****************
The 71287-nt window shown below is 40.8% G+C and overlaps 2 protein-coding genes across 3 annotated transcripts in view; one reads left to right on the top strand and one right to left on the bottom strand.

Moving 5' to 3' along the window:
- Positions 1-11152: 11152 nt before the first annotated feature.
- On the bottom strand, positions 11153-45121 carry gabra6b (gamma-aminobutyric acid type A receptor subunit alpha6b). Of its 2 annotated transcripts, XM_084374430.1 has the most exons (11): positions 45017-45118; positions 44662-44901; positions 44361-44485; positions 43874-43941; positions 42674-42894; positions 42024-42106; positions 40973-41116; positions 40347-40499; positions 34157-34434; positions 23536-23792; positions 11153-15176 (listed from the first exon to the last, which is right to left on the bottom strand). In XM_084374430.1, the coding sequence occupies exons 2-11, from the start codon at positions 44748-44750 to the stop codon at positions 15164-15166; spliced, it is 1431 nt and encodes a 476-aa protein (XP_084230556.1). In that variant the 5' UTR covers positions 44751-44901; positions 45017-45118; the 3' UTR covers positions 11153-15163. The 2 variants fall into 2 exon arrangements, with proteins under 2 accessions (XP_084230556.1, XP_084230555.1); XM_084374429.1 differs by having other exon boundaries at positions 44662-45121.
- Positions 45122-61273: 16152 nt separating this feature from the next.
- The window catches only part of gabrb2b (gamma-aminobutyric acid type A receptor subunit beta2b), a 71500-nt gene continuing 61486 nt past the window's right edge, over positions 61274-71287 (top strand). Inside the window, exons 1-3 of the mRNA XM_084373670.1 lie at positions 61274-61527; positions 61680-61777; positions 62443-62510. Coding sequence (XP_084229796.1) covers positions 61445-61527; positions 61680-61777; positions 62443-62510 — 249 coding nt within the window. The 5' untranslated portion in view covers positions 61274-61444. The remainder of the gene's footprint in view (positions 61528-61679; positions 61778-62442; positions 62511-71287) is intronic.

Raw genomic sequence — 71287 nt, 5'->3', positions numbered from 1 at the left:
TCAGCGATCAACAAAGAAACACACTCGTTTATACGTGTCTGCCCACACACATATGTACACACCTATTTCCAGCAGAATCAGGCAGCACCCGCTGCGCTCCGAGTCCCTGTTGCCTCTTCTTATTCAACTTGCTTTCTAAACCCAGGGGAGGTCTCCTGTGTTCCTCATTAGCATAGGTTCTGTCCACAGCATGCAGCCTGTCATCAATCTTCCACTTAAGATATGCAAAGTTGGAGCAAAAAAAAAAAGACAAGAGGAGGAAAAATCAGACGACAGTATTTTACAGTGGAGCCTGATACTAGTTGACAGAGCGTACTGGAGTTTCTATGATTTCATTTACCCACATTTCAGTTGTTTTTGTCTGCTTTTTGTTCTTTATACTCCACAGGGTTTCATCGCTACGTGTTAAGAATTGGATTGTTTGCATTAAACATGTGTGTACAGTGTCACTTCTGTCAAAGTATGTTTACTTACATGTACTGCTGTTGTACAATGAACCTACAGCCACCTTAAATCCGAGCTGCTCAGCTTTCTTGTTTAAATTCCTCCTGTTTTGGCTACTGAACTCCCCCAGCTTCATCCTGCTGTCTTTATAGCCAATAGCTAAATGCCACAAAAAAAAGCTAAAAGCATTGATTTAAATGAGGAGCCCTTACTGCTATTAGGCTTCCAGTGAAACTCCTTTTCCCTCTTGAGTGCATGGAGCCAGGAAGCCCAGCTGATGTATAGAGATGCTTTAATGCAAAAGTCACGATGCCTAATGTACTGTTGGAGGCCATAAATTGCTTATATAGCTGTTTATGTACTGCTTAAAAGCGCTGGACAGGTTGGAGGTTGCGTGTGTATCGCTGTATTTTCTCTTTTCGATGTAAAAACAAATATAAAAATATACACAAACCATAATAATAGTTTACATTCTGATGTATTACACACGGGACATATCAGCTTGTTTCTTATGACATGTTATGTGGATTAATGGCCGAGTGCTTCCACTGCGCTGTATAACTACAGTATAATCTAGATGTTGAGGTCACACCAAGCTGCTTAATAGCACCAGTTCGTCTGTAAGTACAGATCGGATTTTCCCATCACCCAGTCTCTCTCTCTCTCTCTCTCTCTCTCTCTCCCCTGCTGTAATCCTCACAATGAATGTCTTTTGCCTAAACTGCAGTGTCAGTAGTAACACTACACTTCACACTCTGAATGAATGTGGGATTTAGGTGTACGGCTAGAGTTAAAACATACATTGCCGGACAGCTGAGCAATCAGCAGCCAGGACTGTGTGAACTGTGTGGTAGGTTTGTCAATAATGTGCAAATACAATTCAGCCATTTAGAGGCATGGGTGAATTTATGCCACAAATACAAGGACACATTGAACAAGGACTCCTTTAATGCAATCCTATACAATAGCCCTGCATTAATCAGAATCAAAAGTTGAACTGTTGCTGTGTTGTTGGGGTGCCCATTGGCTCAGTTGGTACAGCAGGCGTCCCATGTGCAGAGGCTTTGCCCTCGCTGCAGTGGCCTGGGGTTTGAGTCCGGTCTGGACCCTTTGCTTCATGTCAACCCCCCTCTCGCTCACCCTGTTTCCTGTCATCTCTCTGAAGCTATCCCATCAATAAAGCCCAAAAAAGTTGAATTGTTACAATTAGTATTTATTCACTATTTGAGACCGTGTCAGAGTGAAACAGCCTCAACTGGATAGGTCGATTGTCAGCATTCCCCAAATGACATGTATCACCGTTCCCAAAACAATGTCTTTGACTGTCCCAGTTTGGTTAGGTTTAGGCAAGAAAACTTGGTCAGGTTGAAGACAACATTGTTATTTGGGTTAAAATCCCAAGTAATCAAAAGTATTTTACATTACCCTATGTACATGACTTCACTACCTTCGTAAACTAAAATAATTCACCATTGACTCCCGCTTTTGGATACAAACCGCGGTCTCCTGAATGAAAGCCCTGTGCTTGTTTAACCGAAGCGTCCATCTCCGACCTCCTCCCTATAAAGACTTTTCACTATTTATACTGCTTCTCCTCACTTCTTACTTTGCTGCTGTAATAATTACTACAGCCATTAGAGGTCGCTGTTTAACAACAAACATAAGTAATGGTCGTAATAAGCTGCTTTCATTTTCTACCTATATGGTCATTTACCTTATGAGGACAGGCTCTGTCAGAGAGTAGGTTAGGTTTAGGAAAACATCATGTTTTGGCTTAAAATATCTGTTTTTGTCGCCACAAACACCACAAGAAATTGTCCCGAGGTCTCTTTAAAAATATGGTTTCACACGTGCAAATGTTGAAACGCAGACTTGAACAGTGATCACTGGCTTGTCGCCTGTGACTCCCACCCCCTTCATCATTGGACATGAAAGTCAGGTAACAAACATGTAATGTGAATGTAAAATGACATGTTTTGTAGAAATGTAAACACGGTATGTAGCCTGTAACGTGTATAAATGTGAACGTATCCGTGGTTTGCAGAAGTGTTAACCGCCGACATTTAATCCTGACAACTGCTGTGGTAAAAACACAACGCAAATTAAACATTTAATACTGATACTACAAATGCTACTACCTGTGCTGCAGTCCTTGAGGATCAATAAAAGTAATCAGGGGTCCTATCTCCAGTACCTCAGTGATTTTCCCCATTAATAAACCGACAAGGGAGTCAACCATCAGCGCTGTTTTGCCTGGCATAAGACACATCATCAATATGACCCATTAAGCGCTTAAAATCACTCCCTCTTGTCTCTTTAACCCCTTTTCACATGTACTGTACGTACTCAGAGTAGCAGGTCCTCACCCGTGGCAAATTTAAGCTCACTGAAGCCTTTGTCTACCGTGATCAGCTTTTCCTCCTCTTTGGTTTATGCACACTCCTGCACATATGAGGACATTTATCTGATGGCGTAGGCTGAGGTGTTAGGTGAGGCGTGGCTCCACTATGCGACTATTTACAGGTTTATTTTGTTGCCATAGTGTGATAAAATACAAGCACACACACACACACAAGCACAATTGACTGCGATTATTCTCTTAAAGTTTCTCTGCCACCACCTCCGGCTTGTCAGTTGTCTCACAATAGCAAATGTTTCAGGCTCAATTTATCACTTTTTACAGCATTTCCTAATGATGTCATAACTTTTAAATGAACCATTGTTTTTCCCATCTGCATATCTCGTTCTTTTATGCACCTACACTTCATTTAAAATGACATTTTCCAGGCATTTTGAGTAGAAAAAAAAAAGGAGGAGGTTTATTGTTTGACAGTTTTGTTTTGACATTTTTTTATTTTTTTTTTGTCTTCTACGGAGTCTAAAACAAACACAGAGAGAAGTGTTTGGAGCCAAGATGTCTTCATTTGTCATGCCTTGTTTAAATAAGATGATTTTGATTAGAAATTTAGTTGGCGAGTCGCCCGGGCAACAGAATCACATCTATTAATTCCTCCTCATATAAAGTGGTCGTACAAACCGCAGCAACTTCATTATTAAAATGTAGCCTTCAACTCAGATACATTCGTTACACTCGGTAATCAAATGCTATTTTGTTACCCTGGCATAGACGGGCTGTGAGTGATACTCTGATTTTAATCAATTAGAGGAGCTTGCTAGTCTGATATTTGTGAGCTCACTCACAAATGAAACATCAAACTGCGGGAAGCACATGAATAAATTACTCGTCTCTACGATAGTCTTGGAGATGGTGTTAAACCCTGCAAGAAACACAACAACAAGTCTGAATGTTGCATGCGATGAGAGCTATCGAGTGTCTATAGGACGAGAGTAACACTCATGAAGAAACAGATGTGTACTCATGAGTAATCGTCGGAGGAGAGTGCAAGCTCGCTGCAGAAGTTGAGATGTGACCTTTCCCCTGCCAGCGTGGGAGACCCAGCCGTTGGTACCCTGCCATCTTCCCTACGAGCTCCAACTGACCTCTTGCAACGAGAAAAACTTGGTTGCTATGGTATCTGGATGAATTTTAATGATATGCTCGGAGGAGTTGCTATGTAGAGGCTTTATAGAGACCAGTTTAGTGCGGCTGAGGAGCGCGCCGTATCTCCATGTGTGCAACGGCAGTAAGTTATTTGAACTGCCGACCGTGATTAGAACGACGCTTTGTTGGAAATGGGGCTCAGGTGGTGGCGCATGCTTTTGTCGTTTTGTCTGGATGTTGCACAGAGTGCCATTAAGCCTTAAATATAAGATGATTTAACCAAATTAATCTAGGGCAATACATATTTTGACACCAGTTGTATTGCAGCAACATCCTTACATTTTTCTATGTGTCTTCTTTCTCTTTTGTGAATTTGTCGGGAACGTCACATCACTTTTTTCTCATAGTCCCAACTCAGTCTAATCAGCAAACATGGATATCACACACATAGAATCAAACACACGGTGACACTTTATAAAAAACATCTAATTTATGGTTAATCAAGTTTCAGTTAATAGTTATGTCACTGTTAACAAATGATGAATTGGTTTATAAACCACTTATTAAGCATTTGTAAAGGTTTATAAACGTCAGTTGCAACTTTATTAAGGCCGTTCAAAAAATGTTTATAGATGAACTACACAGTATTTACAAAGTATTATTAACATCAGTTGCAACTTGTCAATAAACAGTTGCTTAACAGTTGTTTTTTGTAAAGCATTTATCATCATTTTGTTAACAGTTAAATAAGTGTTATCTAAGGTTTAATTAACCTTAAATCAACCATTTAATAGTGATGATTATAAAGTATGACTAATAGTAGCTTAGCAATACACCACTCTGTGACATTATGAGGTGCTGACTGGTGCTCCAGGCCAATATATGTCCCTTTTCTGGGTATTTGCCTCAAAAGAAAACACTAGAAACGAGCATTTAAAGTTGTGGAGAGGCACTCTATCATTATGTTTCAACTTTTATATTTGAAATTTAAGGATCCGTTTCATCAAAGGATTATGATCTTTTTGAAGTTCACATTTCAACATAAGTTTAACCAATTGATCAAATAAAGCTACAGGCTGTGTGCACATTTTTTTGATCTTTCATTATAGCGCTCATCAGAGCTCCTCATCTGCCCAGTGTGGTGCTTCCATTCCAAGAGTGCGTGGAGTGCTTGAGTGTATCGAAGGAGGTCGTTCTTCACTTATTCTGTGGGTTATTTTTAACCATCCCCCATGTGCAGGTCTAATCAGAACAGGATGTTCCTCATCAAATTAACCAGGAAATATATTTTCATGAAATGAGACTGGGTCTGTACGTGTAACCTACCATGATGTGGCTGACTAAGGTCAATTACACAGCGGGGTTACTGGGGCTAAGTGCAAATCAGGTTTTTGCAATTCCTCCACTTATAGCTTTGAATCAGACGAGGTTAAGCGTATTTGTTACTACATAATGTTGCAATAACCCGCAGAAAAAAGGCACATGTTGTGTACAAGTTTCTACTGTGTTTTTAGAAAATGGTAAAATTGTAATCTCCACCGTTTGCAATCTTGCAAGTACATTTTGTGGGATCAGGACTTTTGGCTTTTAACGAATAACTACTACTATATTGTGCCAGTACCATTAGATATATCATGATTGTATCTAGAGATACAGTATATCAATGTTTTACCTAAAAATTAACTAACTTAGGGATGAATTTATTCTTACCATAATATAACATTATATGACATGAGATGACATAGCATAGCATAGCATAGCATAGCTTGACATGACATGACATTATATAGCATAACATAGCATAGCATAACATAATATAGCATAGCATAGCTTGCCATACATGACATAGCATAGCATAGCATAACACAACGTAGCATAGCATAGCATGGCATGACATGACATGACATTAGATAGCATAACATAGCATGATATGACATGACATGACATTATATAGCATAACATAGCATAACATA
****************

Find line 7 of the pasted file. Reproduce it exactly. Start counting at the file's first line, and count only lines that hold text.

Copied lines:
Raw genomic sequence — 71287 nt, 5'->3', positions numbered from 1 at the left: